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The Archaeology of the Three Dynasties

It all started back in 1899 with discoveries of some mysterious Jiaguwen. These are inscriptions on bones and tortoise shells. They were found at what turned out to be the ruins of the capital city of the late Shang or Yin Dynasty located at Yinxu near Xiaotun Village, Anyang City, Henan Province.


The site was excavated some 15 times from 1928 through 1937 as the archaeologists looked back down the years to the time of the San Dai, the Three Dynasties. This is at the very dawn of Chinese history and comprises the Xia (c.2100-1600 BC), Shang (c.1600-1100 BC) and Zhou (c.1100-256 BC) Dynasties. There are few substantive written records of these ancient days.


Generations of historians have dedicated themselves to painstaking and meticulous study of the old texts looking for credible historical accounts of the Three Dynasties. Their mission was bit by bit to draw aside the curtain of time that cloaks the boundaries between history and prehistory, civilization and barbarism eventually to look in on the origins of Chinese civilization.


Ten years after the founding of the People’s Republic of China a breakthrough came in 1959. It was the result of the insight of the renowned historian Xu Xusheng. His research had led him to believe that the Xia people had been concentrated in the area of today's west Henan Province and south Shanxi Province. And so Xu embarked on an archaeological survey that led him to Erlitou in Yanshi County, Henan Province. Later excavations at the site were to reveal the foundations of two magnificent palaces. The early Bronze Age, Erlitou culture has been dated to about 2100-1700 BC and attributed to the Xia Dynasty.


Since the 1950s, archaeological work in Zhengzhou, the capital of Henan Province, has reconstructed the early Shang culture as represented by the Erligang culture. 1976 saw the exploration of the Fuhao tomb at Yinxu, which further enriched people’s knowledge of the Shang. Archaeologists also resumed other work at Yinxu that had been suspended for a while. They unearthed the foundations of palaces, bronze casting workshops, segregated graveyards for the nobility and the general populace, as well as over 4,000 inscribed tortoise shells and animal bones. These finds have served to offer a new insight into the lives of the people of the Shang Dynasty.


Recent excavations at Sanxingdui in Guanghan city, Sichuan Province and Wubeiling in Shenzhen, Guangdong Province have cast a new light on the cultural links between the Shang imperial court which ruled the Central Plains (the middle and lower reaches of the Yellow River) and contemporary states throughout southwest and south China.


The 1929 discovery of a Sanxingdui culture dating back between 3,000 and 5,000 years has been ranked as one of China’s top ten archaeological discoveries of the 20th century.


Since the 1980s, extensive archaeological work has been revealing the secrets of the 12 square kilometer Sanxingdui site with its ancient walled town. Graves and many cultural relics have been found.


The Sanxingdui discoveries have been supplemented by later finds at Baodun in Xinjin County, Mangcheng in Dujiangyan City, Gucheng in Pixian County and Yujicheng in Wenjiang City, all in Sichuan Province. They demonstrate that even before the Xia Dynasty, the ancient Shu people of the Chengdu Plain had created a regional civilization characterized by grand ritual buildings and high city walls. The long-lived Shu civilization centered on the upper reaches of the Yangtze River continued all through the time of the three dynasties.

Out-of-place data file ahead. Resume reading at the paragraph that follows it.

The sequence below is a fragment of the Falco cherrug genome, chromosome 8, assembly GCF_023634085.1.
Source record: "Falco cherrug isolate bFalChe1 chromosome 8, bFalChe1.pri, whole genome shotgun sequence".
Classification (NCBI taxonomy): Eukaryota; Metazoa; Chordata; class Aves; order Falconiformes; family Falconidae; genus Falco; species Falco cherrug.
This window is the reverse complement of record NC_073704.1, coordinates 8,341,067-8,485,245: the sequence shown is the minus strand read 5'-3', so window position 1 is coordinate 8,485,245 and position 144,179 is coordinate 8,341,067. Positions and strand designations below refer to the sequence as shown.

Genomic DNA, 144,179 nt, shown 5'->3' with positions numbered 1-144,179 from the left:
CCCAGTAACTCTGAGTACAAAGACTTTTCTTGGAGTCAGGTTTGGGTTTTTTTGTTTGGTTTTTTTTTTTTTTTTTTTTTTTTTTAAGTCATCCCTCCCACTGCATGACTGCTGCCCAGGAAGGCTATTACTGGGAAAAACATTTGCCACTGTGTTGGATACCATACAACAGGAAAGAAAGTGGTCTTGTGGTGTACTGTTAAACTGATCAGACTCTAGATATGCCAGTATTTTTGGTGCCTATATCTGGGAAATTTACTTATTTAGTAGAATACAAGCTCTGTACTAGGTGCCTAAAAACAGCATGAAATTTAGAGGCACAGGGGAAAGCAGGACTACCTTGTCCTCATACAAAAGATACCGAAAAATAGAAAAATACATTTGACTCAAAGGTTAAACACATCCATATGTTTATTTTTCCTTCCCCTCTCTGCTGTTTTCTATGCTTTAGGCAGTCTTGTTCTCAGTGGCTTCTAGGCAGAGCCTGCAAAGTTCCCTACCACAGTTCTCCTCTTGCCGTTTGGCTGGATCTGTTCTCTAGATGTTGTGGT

King Wen and King Wu of Zhou built their capital cities of Fengyi and Gaojing in the 11th century BC. The two cities cover a total area of 15 square kilometers and face each other across the Fenghe River in Changan County, Shaanxi Province. History shows they remained the political, economic and cultural centers of the Western Zhou Dynasty (c.1100-771 BC) for nearly 300 years.


The Institute of Archaeology of the Chinese Academy of Social Sciences has been involved in archaeological surveys and excavations at Fengyi and Gaojing ever since 1951. This work has yielded artifacts of inestimable value to detailed research into the Western Zhou Dynasty, a time of profound social change in Chinese history.


Other important discoveries of the Western Zhou Dynasty include: a royal bronze casting workshop in Luoyang, Henan Province; a cemetery holding the earthly remains of the aristocracy of the State of Yan, a kingdom enfeoffed by the Western Zhou imperial court based at Liulihe in Beijing; the tomb of Marquis Jinhou of the State of Jin, similarly enfeoffed as a vassal kingdom, in Beizhao village, Quwo County, Shanxi Province.


A large number of inscribed bronze-ware items, bamboo slips (used for writing) and musical instruments such as serial bells and chimes have been unearthed from graves of the Eastern Zhou Dynasty (770-256 BC). The excavations have included important tombs like those of Marquis Caihou, Zenghouyi and King Zhongshan. The finds help to provide an overall perspective of Eastern Zhou society in regard to its social economy, military organization and ceremonial life.


During the 9th Five-year Plan (1996-2000) China launched a “Periodization Project of the Xia, Shang and Zhou Dynasties.” Based on a combination of extensive archaeological excavations, thorough textual research and advanced dating technologies the scientists eventually derived a convincing chronological table of the once thought, merely legendary Three Dynasties.


(China.org.cn, translated by Shao Da, April 11, 2003)


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